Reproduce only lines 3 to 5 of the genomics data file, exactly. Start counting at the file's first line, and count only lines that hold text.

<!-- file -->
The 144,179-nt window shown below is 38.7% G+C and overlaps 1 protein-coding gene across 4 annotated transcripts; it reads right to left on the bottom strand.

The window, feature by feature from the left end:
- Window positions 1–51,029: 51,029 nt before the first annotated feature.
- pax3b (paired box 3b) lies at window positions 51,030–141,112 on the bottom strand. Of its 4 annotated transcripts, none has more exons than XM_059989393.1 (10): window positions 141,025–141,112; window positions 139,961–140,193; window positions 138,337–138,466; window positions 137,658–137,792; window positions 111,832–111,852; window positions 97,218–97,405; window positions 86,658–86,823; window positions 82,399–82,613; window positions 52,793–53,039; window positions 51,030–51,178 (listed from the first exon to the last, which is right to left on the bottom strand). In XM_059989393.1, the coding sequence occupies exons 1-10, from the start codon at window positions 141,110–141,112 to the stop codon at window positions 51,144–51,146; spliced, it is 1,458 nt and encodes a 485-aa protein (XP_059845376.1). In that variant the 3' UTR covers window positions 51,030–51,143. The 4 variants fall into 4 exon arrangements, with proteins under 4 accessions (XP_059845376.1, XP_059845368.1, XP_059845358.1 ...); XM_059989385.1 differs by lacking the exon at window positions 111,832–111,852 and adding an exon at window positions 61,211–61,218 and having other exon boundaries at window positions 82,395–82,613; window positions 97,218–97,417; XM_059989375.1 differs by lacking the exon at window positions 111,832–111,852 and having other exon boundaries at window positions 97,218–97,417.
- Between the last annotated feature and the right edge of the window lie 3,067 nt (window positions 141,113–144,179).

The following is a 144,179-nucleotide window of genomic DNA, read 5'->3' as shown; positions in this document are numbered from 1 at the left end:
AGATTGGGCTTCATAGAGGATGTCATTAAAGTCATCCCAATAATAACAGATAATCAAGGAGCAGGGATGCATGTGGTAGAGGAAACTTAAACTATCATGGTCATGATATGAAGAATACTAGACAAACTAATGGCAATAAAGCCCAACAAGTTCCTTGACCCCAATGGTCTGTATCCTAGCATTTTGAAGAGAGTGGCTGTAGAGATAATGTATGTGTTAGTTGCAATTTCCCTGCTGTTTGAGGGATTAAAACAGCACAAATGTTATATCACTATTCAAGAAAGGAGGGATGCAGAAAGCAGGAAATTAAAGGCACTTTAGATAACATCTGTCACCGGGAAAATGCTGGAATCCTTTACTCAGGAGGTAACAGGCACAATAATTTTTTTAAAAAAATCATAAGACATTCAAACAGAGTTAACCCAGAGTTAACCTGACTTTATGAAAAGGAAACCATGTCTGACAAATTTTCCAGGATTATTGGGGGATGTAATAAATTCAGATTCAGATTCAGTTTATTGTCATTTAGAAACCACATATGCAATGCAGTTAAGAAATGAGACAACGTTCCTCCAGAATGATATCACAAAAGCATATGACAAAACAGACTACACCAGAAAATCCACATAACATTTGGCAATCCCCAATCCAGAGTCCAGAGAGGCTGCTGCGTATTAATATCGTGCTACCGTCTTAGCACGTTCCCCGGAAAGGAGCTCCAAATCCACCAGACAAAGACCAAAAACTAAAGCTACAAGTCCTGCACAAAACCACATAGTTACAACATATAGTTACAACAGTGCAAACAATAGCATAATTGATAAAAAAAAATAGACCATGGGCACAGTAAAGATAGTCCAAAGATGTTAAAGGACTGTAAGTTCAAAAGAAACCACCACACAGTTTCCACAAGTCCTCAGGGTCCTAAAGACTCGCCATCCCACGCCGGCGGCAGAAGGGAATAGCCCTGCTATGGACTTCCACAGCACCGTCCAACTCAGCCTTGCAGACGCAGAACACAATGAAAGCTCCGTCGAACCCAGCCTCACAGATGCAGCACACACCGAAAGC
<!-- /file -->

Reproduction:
- Window positions 1–51,029: 51,029 nt before the first annotated feature.
- pax3b (paired box 3b) lies at window positions 51,030–141,112 on the bottom strand. Of its 4 annotated transcripts, none has more exons than XM_059989393.1 (10): window positions 141,025–141,112; window positions 139,961–140,193; window positions 138,337–138,466; window positions 137,658–137,792; window positions 111,832–111,852; window positions 97,218–97,405; window positions 86,658–86,823; window positions 82,399–82,613; window positions 52,793–53,039; window positions 51,030–51,178 (listed from the first exon to the last, which is right to left on the bottom strand). In XM_059989393.1, the coding sequence occupies exons 1-10, from the start codon at window positions 141,110–141,112 to the stop codon at window positions 51,144–51,146; spliced, it is 1,458 nt and encodes a 485-aa protein (XP_059845376.1). In that variant the 3' UTR covers window positions 51,030–51,143. The 4 variants fall into 4 exon arrangements, with proteins under 4 accessions (XP_059845376.1, XP_059845368.1, XP_059845358.1 ...); XM_059989385.1 differs by lacking the exon at window positions 111,832–111,852 and adding an exon at window positions 61,211–61,218 and having other exon boundaries at window positions 82,395–82,613; window positions 97,218–97,417; XM_059989375.1 differs by lacking the exon at window positions 111,832–111,852 and having other exon boundaries at window positions 97,218–97,417.
- Between the last annotated feature and the right edge of the window lie 3,067 nt (window positions 141,113–144,179).